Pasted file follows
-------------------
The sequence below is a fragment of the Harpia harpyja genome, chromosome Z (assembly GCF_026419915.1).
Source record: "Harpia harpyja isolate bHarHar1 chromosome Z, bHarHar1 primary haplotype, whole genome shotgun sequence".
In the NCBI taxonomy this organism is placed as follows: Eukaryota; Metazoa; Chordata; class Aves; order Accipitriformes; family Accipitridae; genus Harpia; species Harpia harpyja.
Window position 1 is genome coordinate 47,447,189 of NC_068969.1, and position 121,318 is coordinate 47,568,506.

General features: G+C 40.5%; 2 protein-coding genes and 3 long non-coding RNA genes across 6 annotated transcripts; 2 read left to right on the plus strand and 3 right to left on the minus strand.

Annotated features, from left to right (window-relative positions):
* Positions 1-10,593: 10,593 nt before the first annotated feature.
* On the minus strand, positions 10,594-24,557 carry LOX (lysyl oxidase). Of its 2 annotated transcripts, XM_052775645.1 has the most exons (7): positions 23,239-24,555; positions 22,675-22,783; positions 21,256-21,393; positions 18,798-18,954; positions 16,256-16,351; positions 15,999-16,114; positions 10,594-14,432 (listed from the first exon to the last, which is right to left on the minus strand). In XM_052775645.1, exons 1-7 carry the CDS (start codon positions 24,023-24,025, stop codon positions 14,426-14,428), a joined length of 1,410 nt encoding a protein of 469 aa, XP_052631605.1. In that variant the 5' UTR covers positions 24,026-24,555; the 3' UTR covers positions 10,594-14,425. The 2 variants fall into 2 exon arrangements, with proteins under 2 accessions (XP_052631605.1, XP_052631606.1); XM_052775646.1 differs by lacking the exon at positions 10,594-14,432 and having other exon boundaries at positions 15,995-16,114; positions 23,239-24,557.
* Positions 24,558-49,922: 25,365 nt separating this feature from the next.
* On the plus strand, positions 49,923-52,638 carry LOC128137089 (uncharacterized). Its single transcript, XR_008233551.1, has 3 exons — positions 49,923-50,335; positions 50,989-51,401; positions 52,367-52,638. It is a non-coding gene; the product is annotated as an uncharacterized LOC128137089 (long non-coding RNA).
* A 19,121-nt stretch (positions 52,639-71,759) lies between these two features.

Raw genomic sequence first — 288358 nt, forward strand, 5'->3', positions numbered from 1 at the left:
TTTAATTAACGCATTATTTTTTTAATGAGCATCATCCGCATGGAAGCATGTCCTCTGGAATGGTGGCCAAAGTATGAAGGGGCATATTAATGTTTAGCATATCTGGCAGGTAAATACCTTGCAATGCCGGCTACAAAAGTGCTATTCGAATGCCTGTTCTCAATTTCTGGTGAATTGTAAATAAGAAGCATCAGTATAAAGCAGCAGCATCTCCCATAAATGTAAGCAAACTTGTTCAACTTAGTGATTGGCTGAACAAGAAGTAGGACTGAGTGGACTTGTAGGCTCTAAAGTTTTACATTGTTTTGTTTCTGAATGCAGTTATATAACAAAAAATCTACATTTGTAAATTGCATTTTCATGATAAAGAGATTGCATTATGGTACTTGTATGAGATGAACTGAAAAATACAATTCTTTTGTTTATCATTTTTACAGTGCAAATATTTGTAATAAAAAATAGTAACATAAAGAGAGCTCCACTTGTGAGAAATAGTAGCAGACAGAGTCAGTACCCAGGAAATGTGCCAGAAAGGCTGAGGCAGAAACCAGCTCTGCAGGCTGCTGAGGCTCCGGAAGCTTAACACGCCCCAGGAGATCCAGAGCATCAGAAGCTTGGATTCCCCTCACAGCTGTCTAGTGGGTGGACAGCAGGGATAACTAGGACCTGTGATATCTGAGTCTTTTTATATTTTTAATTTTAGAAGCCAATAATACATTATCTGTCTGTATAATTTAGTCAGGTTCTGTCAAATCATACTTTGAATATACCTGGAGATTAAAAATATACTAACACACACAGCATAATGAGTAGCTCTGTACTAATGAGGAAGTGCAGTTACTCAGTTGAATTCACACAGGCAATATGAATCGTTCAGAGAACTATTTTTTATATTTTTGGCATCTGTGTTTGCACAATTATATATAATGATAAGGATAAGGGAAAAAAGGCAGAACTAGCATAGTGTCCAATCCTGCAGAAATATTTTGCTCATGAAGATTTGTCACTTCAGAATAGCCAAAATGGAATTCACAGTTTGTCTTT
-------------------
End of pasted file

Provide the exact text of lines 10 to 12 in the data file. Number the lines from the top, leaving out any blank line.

* On the plus strand, positions 49,923-52,638 carry LOC128137089 (uncharacterized). Its single transcript, XR_008233551.1, has 3 exons — positions 49,923-50,335; positions 50,989-51,401; positions 52,367-52,638. It is a non-coding gene; the product is annotated as an uncharacterized LOC128137089 (long non-coding RNA).
* A 19,121-nt stretch (positions 52,639-71,759) lies between these two features.

Raw genomic sequence first — 288358 nt, forward strand, 5'->3', positions numbered from 1 at the left: